Asterios Polyp - David Mazzucchelli
My old co-worker Mark recommended this for Chris, and when he was done, I snagged it. Visually, it is stunning, with a style unlike anything I've ever seen in a graphic novel. The story itself explores the ideas of duality in both art and life, often concept vs. sentiment. But forget the ponce talk. It's just beautiful. A love story. A journey. Read it.
Paying For it - Chester Brown
Man decides to eschew traditional romantic intimacy in favour of paying for sex with prostitutes. From his first encounter to his final, more lasting relationship, he maintains a detached attention to detail and pedantic approach that reminds me of certain hackers I've known. But this cerebral documentation surprisingly contains (not sure whether it's always intentional) emotional information (despite the fact that he obscures all the faces of the sex workers).
I got totally sucked into Jeff Lemire's dystopian serial about children born as animal-human hybrids, (the only people immune to a deadly plague that has decimated the human population) and the former hockey enforcer who tries to save them from the mad scientists. I don't know if you will like this, but I do.
The Magicians - Lev Grossman
Cory recommended this on BoingBoing a little while ago as a wizard school story for grown ups. I have a soft spot for books where people do magic, I do. It contains homages to Harry Potter and Narnia and Jonathan Strange and Mr. Norrell. It's not a perfect book by any means, but I snatched up the sequel this boxing day and can't wait to return to the messed up, dark world of Fillory.
Blue Nights - Joan Didion
Even talking about the loss of a child is like touching hot coals for me; I have to pull away before I make contact. But when I saw Joan Didion's latest novel - in which she chronicles the loss of her daughter - knew I had to push through that narrative. And it didn't kill me. It was poetry.
I Capture the Castle - Dodie Smith
Sarah leant this to me when I needed a light read. And it was so. much. fun. Mostly I loved it for the 12 year old in me and I wish I had found it at that age. Find yourself a young teen girl and gift this book to her! (Or really, just read it yourself).
The Believers - Zoe Heller
I had never read anything by Zoe Heller before this. But it was savagely funny, smart, and totally compelling. When the patriarch of a famous family of New York Lefties is struck down by a stroke, his wife and kids have to figure out what they still stand for, what they believe in. The caustic, destructive mother, the dogma-addicted daughter who turns to religion, and the self-loathing daughter who sublimates with danishes - they have stuck around my head since I read this, and I can still hear their banter.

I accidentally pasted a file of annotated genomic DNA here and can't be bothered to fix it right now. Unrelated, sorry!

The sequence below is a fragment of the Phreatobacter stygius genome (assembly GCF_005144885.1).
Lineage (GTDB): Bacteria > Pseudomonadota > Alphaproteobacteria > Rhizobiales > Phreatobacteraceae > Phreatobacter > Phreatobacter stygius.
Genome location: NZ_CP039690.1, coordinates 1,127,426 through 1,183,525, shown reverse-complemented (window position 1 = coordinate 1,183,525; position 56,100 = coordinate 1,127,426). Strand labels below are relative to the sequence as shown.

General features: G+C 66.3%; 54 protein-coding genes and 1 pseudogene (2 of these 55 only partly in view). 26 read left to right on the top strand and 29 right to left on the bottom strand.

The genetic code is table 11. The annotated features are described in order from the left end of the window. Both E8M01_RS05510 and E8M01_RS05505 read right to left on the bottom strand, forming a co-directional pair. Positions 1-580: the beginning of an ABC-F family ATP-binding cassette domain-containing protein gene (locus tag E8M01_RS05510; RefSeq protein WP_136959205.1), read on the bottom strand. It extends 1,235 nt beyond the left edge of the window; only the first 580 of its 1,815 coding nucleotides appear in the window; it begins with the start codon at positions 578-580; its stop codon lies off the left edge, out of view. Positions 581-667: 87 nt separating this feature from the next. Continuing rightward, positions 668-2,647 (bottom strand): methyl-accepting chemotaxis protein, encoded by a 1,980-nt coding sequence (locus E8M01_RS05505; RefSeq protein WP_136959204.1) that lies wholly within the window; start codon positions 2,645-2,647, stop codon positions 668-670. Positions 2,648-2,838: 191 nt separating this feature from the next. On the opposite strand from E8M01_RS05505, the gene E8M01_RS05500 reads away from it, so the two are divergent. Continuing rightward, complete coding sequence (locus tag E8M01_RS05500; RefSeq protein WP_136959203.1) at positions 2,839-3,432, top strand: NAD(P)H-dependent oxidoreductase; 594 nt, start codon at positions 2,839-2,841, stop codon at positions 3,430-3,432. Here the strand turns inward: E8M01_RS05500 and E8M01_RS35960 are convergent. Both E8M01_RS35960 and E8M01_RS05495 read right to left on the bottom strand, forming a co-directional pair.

The Family Fang - By Kevin Wilson
You know this is going to be a hit movie. You should read it now so that you can be blase when Wes Anderson puts it in theatres. Two kids raised by performance artists (who incorporated their children into their controversial public performances from birth), try to strike out on their own. With mixed results. Quirky. Funny. And not obnoxious (thought the movie is certain to be).
Although I do eat meat, I get obsessed with vegetarian cookbooks. Last year, Mark Bittman's How to Cook Everything Vegetarian had me fixated - and this year it has been the two Ottolenghi books - the eponymous volume (which has meat recipes) and Plenty, which has a collection of sweet vegetable and grain dishes. If you have not seen them, you live in a cave.
10 years ago, every veg-centric cookbook had you stocking your larder with sun-dried tomatoes, chipotle peppers in Adobo sauce, quick-cooking polenta and balsamic reduction. In 2011, cookbooks demand you keep your fridge stocked with a fresh selection of herbs, greek yogurt, buttermilk, pomegranate (fresh and molasses) and maldon sea salt.
I have loved reading with Gabriel this year. We devoured "James and the Giant Peach" together, and he seemed to get it, and love it, so now we're on to "Charlie and the Chocolate Factory". We're also reading the BONE comic series, which is a bit old for him, but he keeps demanding more.
When my mom was in palliative care this summer I was looking for a book that talked about death, but was for children. That dealt with the spiritual plane but didn't have religious homilies. I put the question out there on Facebook, and was surprised to find that a friend, Sheila, had just received copies of her first children's book, the beautiful "We Need a Horse". She brought it over to my home that day. Wise, dreamy, beautifully illustrated. It was perfect.